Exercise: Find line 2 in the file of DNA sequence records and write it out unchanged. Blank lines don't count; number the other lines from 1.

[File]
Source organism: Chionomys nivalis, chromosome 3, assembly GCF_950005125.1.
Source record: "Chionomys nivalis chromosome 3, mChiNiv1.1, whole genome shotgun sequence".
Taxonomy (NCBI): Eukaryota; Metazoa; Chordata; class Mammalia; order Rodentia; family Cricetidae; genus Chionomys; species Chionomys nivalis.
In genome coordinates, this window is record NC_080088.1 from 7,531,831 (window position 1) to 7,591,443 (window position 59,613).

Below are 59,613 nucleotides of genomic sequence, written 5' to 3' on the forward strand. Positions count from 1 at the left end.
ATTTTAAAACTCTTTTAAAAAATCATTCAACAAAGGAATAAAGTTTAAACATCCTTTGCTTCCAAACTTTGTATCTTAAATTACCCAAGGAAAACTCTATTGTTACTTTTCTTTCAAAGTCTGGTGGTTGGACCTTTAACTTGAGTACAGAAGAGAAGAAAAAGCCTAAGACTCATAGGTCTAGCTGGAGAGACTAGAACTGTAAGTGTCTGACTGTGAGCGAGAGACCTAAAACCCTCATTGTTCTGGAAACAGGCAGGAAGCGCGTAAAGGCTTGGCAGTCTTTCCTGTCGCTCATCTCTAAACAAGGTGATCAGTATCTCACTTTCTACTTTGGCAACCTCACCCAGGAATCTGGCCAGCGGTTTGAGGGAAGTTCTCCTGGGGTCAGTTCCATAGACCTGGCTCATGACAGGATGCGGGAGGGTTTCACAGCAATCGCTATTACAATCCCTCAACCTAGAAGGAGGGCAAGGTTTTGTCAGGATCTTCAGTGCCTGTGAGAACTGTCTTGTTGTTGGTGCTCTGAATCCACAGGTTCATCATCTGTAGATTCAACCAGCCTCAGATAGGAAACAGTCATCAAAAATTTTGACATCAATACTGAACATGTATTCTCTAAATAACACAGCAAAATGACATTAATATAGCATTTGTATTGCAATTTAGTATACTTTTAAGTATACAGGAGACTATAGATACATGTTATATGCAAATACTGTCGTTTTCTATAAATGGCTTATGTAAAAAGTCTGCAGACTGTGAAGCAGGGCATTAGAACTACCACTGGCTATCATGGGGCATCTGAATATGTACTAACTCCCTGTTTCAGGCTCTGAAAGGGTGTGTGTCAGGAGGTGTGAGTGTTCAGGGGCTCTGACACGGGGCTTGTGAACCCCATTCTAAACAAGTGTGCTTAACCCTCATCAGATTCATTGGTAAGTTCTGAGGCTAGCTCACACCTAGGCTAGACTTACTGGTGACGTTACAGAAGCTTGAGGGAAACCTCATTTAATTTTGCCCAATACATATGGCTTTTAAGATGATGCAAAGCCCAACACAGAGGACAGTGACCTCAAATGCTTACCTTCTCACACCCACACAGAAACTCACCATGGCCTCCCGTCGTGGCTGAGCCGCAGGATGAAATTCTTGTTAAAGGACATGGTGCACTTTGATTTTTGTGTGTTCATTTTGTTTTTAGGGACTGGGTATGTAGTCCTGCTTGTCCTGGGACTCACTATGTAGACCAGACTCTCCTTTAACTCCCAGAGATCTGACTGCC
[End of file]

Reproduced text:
Source record: "Chionomys nivalis chromosome 3, mChiNiv1.1, whole genome shotgun sequence".